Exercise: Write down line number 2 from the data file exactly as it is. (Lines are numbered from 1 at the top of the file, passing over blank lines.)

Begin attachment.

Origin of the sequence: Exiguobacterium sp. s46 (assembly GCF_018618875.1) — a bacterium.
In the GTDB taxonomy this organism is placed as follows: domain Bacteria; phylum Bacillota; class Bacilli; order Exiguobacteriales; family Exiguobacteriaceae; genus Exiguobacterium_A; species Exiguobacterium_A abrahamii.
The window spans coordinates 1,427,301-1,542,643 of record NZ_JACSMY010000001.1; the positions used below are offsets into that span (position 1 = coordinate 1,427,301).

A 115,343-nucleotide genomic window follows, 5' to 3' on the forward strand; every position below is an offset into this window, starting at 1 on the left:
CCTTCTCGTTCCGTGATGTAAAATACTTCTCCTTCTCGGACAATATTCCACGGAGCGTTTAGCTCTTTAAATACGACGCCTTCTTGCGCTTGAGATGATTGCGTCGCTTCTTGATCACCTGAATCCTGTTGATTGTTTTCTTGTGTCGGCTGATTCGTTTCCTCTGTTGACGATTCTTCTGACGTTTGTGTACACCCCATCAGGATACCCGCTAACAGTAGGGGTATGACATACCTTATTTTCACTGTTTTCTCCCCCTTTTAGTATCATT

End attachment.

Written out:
In the GTDB taxonomy this organism is placed as follows: domain Bacteria; phylum Bacillota; class Bacilli; order Exiguobacteriales; family Exiguobacteriaceae; genus Exiguobacterium_A; species Exiguobacterium_A abrahamii.